The Vice Chancellor, KU, Professor Dr Muhammad Ajmal Khan, mentioned that world’s population has exceeded seven billion people. However, our natural resources such as land, water, food and air are limited in supply and resources like fossil fuel, fresh-water and biodiversity are declining. The climate change and increased resources consumption are expected to accelerate this undesired situation in future as well.
He shared that the dry lands are facing more problems and with continuous increase of the human population we have to find new avenues for the production of food and clean energy, as well as reduce the pressure on limited fresh-water resources for agriculture in arid regions.
“The human’s survival depends upon food security and as sources of freshwater are not available in large quantity, proper use of saline resources is the only closest replacement or alternative options available at the moment.”
He said that in Thar, owing to lack of sufficient rain, drought remains for many years affecting the local communities in many ways. As the pattern of rainfall has changes and alternate freshwater sources are not available in good numbers, not only animals but humans are also dying. Therefore we believe cultivation of halophytes using salty water irrigation can be a sustainable way to produce fodder for the livestock of poor Thari communities.
“We have already developed a model halophyte fodder farm in Thar. The provincial chief minister has also visited and shown interest in taking it to the next level and hopefully big plantation would be seen in coming days.”
He assured that drought effects could be removed and locals would not have to migrate to other places and animals would not be dying if the government decides to take advantages from their research.
Earlier, the Director of the ISHU, KU, Dr Bilquees Gul, in her welcome notes, informed that main objectives of the three-day international event is to discuss in general the sustainable use of halophytes as green revolution and to bring together world renowned professionals, academia, government agencies, UN agencies, leading experts in the field of halophyte biology from all around the world and private sector to develop a collaborative program.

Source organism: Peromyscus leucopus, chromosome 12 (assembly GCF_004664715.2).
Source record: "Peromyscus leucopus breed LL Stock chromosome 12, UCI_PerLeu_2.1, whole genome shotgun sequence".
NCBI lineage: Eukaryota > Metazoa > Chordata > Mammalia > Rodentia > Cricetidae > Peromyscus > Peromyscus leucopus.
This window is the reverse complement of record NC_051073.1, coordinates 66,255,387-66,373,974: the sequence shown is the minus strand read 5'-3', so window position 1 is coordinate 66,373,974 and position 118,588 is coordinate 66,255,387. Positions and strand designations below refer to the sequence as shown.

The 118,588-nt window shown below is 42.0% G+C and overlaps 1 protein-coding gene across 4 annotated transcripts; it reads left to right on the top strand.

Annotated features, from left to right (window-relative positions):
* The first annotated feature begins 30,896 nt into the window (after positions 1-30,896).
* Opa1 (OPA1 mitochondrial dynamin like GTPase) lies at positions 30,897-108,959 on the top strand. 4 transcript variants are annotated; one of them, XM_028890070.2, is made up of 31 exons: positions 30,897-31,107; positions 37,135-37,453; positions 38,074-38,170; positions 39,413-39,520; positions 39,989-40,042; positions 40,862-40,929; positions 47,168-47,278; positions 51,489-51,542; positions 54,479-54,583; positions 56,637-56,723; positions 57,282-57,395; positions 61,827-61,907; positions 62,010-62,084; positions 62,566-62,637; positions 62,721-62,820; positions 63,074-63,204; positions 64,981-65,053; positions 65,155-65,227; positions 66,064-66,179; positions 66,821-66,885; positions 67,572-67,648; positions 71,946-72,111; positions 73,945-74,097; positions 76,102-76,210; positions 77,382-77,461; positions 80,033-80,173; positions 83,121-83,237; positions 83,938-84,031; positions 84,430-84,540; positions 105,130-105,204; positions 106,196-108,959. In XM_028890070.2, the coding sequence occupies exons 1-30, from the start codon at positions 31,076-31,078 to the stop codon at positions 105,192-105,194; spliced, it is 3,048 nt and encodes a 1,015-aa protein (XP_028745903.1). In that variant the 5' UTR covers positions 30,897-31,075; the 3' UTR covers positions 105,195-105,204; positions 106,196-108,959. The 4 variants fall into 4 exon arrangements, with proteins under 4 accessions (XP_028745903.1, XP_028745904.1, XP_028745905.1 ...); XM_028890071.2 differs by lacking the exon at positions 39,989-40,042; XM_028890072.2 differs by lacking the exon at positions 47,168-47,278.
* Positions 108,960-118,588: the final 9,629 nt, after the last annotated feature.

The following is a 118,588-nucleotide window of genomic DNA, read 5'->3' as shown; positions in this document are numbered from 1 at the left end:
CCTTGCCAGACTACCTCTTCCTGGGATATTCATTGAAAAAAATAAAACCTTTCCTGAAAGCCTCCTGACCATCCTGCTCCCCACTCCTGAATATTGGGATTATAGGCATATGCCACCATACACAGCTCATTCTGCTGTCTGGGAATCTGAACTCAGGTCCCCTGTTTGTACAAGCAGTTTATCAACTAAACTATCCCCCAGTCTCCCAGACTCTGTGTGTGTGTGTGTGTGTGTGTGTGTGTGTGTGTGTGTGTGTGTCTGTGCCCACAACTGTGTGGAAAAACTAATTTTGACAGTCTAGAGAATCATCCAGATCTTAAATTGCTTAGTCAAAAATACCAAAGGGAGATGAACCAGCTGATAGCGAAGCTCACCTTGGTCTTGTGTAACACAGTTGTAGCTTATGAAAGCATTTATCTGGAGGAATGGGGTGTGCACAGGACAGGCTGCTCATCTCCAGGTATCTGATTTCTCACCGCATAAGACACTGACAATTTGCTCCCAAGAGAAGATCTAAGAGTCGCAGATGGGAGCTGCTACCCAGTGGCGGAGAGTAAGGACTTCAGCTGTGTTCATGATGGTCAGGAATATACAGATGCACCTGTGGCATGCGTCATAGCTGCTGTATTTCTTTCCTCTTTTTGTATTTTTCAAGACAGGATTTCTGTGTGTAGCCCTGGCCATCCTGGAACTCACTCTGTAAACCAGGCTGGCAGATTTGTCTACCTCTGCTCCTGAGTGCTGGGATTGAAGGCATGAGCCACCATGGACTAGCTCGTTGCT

She said experts would also discuss the current state, ideas, experiences and future directions about the sustainable utilization of halophytes for the common benefit of humanity. The latest information on promising sustainable technologies and role of halophytes to combat global challenges with special insights into development of salt resistance fodder/ forage crops, energy feedstocks and other industrial products will also be discussed.
She also informed that besides keynote lectures, seminar sessions, a field trip to Thar Coal Block II, will provide the latest information on emerging technologies and breakthrough research on salinity tolerance and sustainable utilization of halophytes as non-conventional crops for arid/saline lands.
While quoting Food and Agriculture Organization of the United Nations Land and Plant Nutrition Management Service, Dr Bilquees Gul stated that over six percent of the world’s land is affected by either salinity or sodicity. The term salt affected refers to soils that are saline or sodic, and these cover over 400 million hectares, which is over six percent of the world land area.
In addition, she said that of the current 230 million ha of irrigated land, 45 million ha is salt affected (19.5 percent), and of the 1500 million ha under dry land agriculture, 32 million is salt affected to varying degrees (2.1 percent)”, she said.
She explained that the continuous expansion of salt affected land is highest in some of the most populated and economically challenged countries including Pakistan posing a serious threat to sustainable agricultural production. On a global scale, it is estimated that every minute 3 ha of arable land becomes unproductive due to secondary-induced salinization.
“Another FAO report suggests that by the year 2050, the world population is projected to stabilize at around 9.5 billion people. In order to feed this population, global agriculture must double its food production and farm productivity must increase by 1.8 percent each year – indeed a tall order.”
Dr Gul observed that with 7.65 billion people inhabiting our common planet, and all of us in need of the basic necessities, such as access to food, clean water, clean air, carbon-balance, education, medicinal care, shelter and employment, we simply have to support all avenues that lead to improved situations. Scientific research is an absolutely essential ingredient to achieve the United Nations Sustainable Development Goals.
She expressed that the ISHU, KU, is one of the leading institutes of the world for research on halophytes and saline agriculture. She shared that in recognition of achievements of ISHU in very short period of time (since its establishment in 2006), UNESCO established first ever ‘Chair in Sustainable Halophyte Utilization’ at ISHU in 2009 under UNITWIN Programme of UNESCO. Despite small size and scarce funding, ISHU is trying its level best to play a pivotal role in sustainable utilization of halophytes and saline lands. At the end of the inaugural session, traditional Sindhi Ajrak were presented to the chief guest and international scholars.